Follow other people’s curiosity. What do other people wonder about where you live? What seems to draw their interest? Do you get a lot of questions about what you eat, what you wear, what the houses are like? Are people fascinated by the politics or the music or the sports in your city? When you post on Facebook about the slaughtering of goats on Eid, do people pepper you with questions? Follow their curiosity and write, keeping in mind the people who have never seen or experienced your particular place.
Go for a walk. There are two main benefits of going for a walk. First, it clears your head. Get out of the chair and move. Second, you’ll see something or encounter someone or remember something. Make sure to bring a notebook or smart phone along so you can jot down the ideas that come to mind. Let Down and Hanging Around on the Hippie Trail came from Chris Watts’ walk around India’s Anjuna Beach.
Cultivate a personality of asking questions. This goes back to curiosity. Do that annoying toddler thing, “But why? But why? But why?” You could expand on the question, too. Like, “And then what? And then what? And then what?” Be a learner, always be a learner. If you’re lucky, people around will recognize you as a learner and will even start bringing stories to you that can develop into essays.
Don’t know things, even if you do know them. You don’t know them from this particular person’s perspective. Ask anyway. I’ve lived in Djibouti for almost 12 years and still ask questions about day-to-day life because I will never know it as well as a local person, and because people have a wide variety of stories, ways of saying things, and ways of seeing things. It might be the thing that is most mundane to you that fascinates another reader.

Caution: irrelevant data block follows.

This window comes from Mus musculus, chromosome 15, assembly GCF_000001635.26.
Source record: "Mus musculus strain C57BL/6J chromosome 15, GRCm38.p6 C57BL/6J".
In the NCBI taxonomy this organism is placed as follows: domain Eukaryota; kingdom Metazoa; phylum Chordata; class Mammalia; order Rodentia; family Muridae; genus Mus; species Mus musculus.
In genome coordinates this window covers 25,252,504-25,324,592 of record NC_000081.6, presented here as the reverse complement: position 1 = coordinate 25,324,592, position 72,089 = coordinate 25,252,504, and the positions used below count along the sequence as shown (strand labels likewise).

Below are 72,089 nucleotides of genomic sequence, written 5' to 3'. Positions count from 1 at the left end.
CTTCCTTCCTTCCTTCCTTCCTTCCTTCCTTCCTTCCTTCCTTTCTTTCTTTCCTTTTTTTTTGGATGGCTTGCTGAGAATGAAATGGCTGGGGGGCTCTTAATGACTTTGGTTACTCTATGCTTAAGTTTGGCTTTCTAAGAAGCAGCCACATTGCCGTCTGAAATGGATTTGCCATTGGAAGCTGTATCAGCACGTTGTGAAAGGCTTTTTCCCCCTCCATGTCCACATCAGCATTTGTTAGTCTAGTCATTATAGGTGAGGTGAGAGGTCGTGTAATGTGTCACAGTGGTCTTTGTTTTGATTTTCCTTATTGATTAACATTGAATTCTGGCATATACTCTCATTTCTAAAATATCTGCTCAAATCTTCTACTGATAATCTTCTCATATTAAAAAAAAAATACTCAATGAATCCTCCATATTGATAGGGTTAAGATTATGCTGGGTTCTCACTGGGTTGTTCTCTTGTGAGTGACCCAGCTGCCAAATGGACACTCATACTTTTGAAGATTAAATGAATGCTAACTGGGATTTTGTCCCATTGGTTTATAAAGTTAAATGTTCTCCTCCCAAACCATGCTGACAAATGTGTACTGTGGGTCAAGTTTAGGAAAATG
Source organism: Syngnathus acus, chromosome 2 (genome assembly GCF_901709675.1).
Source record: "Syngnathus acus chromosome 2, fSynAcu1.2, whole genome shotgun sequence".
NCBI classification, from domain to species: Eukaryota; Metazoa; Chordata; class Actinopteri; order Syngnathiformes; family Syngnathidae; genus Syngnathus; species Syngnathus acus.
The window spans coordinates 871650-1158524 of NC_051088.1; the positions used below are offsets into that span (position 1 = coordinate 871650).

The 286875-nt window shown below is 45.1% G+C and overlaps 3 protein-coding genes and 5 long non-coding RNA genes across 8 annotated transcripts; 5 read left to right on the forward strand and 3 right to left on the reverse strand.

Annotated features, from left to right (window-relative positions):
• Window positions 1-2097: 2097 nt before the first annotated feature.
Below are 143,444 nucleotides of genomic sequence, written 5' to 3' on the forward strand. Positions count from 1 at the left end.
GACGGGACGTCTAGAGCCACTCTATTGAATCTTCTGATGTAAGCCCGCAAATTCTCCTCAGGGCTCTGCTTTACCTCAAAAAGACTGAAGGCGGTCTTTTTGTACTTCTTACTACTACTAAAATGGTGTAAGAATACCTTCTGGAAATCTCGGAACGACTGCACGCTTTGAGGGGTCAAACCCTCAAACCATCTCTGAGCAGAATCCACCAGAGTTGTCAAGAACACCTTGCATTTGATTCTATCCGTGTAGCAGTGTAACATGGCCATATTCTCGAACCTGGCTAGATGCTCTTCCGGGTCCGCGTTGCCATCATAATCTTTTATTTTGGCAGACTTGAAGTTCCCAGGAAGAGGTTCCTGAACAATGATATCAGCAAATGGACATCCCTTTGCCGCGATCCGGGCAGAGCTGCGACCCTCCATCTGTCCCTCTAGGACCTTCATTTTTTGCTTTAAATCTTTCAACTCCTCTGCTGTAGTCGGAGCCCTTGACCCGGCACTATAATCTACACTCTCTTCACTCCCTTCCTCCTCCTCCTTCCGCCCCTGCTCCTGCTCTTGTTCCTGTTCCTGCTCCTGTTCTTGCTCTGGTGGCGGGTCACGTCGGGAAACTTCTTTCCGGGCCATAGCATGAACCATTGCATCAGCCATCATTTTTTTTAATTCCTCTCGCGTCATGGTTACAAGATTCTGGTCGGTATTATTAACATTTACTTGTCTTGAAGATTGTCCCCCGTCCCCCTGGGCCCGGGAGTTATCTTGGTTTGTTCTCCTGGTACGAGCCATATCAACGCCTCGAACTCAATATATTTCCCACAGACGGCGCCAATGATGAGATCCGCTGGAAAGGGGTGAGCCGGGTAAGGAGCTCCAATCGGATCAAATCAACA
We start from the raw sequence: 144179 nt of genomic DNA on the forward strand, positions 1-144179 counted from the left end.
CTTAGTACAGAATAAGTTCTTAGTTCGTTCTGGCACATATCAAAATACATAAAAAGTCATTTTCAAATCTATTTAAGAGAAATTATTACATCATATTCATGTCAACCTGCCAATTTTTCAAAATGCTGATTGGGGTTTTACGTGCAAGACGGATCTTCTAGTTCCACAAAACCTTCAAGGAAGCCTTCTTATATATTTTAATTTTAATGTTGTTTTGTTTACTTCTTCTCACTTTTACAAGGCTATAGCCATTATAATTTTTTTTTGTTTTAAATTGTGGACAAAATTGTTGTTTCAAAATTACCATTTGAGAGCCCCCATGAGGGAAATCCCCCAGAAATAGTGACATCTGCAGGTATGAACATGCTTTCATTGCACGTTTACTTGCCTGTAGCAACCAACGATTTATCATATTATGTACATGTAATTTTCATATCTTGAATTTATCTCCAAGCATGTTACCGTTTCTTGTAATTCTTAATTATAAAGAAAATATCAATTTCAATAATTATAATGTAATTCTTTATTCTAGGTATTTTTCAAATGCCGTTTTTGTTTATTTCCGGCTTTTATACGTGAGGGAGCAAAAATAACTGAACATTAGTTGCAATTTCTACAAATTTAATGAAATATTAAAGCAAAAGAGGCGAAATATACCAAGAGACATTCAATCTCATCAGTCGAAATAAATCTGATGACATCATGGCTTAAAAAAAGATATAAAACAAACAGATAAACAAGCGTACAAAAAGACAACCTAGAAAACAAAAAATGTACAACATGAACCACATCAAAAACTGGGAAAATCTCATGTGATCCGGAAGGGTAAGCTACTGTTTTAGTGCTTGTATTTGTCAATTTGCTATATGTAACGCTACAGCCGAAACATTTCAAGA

Pay attention. Small details make an essay come alive, but they also propel more questions and might lead down intriguing trails. Use all your senses as you go about daily life and find a story in the smell of the sunrise over the desert or the sound of silence after the geese have flown south.
Find the universal in the unique. As you pay attention, think about what that specific sunrise smell says about new beginnings. Tara Thomas did this vividly in her piece Desperately Seeking Autumn. She wrote the specific story of autumn in Germany but as I read, I could hear the leaves crunching beneath my feet when I walked home from elementary school in Minnesota. Her essay was about how she both missed and enjoyed autumn in Germany but it touched on the universal experience of autumn.
Always say yes. This isn’t really practical, but as often as possible, say yes. Invited to a concert? Go. Someone wants you to tour their school for kids with special needs? Go. Someone hands you a plate of steaming rice with a boiled goat tongue on top? Eat it. Debbie Porter followed her strange yearning for a souvenir into a shop in a Chinese market and out came the story Postcard from Kowloon. Everything might not turn into a story (though as Annie Dillard said, writers are always cannibalizing our lives for parts), but it could. At the very least, you’ll have a grand adventure.
And of course, as one last suggestion: read.
Read like mad.
Read other EthnoTraveler pieces (or other pieces in your genre).
(This column originally appeared in Rachel Pieh Jones’s website and was republished here with her permission.)